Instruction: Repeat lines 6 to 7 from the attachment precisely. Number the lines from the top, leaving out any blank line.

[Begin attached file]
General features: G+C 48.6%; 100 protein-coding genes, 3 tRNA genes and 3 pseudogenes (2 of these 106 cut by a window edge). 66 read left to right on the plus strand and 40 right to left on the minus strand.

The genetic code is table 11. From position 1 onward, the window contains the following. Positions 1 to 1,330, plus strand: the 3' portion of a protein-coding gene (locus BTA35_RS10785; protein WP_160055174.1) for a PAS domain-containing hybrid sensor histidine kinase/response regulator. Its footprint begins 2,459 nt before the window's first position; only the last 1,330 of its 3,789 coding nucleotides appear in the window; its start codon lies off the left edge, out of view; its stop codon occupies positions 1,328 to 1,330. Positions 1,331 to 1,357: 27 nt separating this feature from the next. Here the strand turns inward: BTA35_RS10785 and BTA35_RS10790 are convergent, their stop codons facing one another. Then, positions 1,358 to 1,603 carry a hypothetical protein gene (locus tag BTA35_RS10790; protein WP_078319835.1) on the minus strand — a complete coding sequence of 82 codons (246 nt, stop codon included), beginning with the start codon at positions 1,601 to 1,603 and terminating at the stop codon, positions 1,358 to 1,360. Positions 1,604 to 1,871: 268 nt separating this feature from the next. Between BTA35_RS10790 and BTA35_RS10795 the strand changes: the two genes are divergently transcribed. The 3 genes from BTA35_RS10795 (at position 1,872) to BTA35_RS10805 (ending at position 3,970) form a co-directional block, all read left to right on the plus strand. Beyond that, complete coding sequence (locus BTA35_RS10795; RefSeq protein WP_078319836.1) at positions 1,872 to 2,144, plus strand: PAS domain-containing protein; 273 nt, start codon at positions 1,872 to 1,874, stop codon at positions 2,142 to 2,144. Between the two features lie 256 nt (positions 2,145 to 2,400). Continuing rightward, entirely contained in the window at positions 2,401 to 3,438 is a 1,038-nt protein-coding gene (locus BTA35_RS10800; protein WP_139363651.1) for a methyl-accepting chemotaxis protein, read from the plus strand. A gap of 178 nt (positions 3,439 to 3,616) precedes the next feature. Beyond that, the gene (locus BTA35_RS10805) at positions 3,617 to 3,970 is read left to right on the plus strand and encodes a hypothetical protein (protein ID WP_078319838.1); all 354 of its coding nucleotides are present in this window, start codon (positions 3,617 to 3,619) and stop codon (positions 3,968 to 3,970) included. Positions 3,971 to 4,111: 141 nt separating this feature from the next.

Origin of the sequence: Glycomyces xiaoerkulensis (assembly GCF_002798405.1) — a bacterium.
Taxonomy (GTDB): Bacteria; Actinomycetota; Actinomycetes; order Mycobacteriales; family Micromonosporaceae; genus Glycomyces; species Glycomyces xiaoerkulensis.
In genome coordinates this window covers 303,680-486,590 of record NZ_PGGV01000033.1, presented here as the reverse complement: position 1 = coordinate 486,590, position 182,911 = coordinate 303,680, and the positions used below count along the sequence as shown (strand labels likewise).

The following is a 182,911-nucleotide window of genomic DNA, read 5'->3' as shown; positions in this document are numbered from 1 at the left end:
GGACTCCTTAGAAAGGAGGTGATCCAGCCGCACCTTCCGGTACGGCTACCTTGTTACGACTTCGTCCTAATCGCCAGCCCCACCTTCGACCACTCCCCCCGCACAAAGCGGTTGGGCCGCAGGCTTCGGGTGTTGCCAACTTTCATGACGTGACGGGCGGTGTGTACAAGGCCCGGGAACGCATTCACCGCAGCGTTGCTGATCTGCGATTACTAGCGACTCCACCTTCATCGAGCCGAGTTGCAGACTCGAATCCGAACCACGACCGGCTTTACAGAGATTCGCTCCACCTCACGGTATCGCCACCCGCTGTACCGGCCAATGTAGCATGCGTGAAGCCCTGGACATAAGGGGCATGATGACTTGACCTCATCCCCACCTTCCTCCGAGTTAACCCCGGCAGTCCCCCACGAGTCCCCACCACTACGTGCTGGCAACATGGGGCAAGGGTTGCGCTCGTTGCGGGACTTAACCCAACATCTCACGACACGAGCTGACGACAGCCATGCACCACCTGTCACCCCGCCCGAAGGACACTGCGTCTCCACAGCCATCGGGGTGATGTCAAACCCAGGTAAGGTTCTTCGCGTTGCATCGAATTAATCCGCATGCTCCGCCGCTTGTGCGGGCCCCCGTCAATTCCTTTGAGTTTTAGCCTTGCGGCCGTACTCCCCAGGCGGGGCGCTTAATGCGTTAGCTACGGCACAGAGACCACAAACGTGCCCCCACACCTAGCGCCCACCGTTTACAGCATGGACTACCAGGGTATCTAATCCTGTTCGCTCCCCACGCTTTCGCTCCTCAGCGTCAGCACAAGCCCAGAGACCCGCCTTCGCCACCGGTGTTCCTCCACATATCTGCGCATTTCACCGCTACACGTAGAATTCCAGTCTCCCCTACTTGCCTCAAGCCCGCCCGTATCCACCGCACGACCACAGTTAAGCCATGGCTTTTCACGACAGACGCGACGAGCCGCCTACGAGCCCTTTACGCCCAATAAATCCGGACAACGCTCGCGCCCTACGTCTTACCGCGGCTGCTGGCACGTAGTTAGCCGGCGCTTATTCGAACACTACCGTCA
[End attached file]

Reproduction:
The following is a 182,911-nucleotide window of genomic DNA, read 5'->3' as shown; positions in this document are numbered from 1 at the left end:
GGACTCCTTAGAAAGGAGGTGATCCAGCCGCACCTTCCGGTACGGCTACCTTGTTACGACTTCGTCCTAATCGCCAGCCCCACCTTCGACCACTCCCCCCGCACAAAGCGGTTGGGCCGCAGGCTTCGGGTGTTGCCAACTTTCATGACGTGACGGGCGGTGTGTACAAGGCCCGGGAACGCATTCACCGCAGCGTTGCTGATCTGCGATTACTAGCGACTCCACCTTCATCGAGCCGAGTTGCAGACTCGAATCCGAACCACGACCGGCTTTACAGAGATTCGCTCCACCTCACGGTATCGCCACCCGCTGTACCGGCCAATGTAGCATGCGTGAAGCCCTGGACATAAGGGGCATGATGACTTGACCTCATCCCCACCTTCCTCCGAGTTAACCCCGGCAGTCCCCCACGAGTCCCCACCACTACGTGCTGGCAACATGGGGCAAGGGTTGCGCTCGTTGCGGGACTTAACCCAACATCTCACGACACGAGCTGACGACAGCCATGCACCACCTGTCACCCCGCCCGAAGGACACTGCGTCTCCACAGCCATCGGGGTGATGTCAAACCCAGGTAAGGTTCTTCGCGTTGCATCGAATTAATCCGCATGCTCCGCCGCTTGTGCGGGCCCCCGTCAATTCCTTTGAGTTTTAGCCTTGCGGCCGTACTCCCCAGGCGGGGCGCTTAATGCGTTAGCTACGGCACAGAGACCACAAACGTGCCCCCACACCTAGCGCCCACCGTTTACAGCATGGACTACCAGGGTATCTAATCCTGTTCGCTCCCCACGCTTTCGCTCCTCAGCGTCAGCACAAGCCCAGAGACCCGCCTTCGCCACCGGTGTTCCTCCACATATCTGCGCATTTCACCGCTACACGTAGAATTCCAGTCTCCCCTACTTGCCTCAAGCCCGCCCGTATCCACCGCACGACCACAGTTAAGCCATGGCTTTTCACGACAGACGCGACGAGCCGCCTACGAGCCCTTTACGCCCAATAAATCCGGACAACGCTCGCGCCCTACGTCTTACCGCGGCTGCTGGCACGTAGTTAGCCGGCGCTTATTCGAACACTACCGTCA